Town planning abstract.

+ Technology can help planners and urban designers to process vast amounts of information and make better decisions.

The massive scale and fast pace of masterplanning in China makes technology essential to process the sheer amount of information involved.

With as little as a few short months to design projects that will occupy dozens of hectares or square kilometres, there are always going to be factors that we cannot assess as thoroughly as we would have liked.

In China, many of these large, new developments are often in outlying cities or in the countryside. So we don’t have access to the sort of existing GIS, census, and environmental data that planners in other countries would have at their disposal.

Without the understanding this would give us of how an area has developed, we must start from scratch. We must figure out how many people might live there, what kind of services they will need, and what kind of development is appropriate for the area – as well as what will deliver the profitability our client wants.

The Chinese Planning Bureau has announced that the profession needs to use more quantitative and scientific measurements, rather than the existing qualitative and value-based approach. With this in mind, Arup Shenzhen answered the challenge by developing tools that help tackle problems of limited data and resources.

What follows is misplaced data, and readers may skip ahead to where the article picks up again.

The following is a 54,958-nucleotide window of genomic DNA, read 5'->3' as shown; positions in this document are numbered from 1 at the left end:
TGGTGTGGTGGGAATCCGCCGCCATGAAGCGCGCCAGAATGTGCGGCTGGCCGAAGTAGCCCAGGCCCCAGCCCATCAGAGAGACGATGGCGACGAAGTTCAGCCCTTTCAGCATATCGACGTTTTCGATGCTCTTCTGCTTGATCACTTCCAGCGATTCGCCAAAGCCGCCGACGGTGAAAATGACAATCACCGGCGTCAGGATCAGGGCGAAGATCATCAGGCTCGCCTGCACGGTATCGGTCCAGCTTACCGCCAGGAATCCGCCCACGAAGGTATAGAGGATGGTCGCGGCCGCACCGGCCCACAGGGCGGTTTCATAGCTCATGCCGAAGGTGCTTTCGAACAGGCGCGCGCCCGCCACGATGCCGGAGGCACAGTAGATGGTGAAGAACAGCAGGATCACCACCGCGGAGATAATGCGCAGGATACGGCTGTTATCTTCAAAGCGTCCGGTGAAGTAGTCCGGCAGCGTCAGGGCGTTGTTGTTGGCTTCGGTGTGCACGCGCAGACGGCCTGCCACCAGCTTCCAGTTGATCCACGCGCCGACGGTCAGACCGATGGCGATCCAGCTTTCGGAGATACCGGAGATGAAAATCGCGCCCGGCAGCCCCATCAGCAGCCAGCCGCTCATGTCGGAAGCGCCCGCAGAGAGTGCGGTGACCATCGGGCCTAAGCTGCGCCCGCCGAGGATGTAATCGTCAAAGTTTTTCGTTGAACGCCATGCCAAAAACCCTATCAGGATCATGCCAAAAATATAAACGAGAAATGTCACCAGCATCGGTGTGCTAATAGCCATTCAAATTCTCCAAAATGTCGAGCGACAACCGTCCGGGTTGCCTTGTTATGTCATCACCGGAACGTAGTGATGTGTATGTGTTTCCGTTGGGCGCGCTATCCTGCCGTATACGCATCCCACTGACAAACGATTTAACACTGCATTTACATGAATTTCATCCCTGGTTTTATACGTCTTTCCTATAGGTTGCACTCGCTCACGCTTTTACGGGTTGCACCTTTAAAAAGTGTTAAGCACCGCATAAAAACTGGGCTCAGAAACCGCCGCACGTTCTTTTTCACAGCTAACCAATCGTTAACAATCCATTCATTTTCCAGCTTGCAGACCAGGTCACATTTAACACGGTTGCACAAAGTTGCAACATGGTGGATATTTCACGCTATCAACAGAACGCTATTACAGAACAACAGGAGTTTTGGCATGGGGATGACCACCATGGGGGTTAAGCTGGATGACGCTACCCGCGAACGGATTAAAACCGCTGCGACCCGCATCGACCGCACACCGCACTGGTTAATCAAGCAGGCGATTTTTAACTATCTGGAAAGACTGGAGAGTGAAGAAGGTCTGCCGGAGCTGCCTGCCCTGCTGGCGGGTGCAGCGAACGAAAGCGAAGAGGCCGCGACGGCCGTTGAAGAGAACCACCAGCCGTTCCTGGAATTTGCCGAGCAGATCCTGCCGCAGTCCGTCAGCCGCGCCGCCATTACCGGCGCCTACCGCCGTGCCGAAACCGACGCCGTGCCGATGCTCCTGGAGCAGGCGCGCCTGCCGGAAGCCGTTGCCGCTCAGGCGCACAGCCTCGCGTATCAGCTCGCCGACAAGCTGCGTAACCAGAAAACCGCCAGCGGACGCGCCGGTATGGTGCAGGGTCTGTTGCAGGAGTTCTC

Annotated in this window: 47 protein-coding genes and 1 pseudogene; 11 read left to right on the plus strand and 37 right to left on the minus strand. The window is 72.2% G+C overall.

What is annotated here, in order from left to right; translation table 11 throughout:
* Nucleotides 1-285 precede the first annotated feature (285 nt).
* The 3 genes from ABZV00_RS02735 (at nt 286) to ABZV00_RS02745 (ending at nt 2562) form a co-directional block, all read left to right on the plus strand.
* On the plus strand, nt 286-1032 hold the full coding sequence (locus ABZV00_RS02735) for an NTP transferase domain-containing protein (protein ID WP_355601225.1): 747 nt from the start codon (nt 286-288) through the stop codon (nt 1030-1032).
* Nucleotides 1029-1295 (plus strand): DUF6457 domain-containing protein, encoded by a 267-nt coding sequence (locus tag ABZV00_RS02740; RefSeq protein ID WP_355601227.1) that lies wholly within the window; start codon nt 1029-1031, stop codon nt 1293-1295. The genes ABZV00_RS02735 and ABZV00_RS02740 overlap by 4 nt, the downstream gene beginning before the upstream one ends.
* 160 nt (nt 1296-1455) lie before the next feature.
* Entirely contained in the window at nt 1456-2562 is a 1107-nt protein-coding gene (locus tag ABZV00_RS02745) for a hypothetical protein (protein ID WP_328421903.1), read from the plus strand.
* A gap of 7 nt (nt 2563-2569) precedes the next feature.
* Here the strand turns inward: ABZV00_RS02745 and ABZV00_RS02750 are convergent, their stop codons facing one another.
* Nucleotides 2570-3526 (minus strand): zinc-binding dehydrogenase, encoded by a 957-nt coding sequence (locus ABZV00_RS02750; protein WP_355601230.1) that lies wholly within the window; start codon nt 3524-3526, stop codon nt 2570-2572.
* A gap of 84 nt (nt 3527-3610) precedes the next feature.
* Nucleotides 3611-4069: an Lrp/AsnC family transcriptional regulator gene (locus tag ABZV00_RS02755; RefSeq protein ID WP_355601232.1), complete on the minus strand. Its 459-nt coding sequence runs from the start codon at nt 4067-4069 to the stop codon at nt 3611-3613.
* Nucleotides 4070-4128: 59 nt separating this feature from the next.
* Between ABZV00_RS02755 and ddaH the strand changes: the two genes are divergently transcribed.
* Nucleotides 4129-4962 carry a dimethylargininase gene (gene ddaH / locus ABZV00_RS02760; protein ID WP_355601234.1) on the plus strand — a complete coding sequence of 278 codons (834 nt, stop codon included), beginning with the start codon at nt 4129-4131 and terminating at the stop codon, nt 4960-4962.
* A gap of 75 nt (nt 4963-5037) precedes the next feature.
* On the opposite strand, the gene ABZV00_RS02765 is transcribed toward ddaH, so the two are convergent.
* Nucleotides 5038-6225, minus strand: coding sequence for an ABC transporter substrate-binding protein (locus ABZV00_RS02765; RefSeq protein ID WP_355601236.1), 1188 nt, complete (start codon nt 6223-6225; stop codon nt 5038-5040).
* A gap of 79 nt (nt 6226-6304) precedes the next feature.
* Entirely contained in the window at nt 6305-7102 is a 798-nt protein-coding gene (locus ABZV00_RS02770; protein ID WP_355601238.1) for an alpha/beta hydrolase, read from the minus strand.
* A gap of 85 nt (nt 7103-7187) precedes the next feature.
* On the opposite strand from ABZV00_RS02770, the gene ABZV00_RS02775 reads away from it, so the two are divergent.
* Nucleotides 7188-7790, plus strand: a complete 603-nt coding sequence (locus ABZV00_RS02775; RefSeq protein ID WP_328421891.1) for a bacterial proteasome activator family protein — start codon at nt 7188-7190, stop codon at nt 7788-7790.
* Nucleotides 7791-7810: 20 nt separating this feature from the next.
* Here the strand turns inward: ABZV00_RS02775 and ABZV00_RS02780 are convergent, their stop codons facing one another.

The first tool evaluates the impact a design for a new development will have on the microclimate for pedestrians. It allows us to scan the entire masterplan and simulate the design to see if it feels comfortable to the people who will ultimately occupy it. It’s simple to use, but it can assess a large area quickly allowing us to create a more resilient and measurable design.

Another tool the office is working on combines MassMotion, Unity3D and CityEngine software to simulate how people will use an area. If we’re building a train station, we can look at what amenities in the surrounding area people exiting the station will use and when. This enables us to design an environment that’s comfortable and intuitive for pedestrians. It also produces a 3D visualisation that’s easy to present to a client.

We’ve used these tools to plan two metro lines with more than 50 new stations. They’ve helped us evaluate and understand information and feed it into our design.

I don’t believe that technology could ever replace the work planners and designers have to do considering the interaction between people, environment and landscape. But I think it can help us be better decision makers, ensuring our designs meet the demands that will be placed on an area.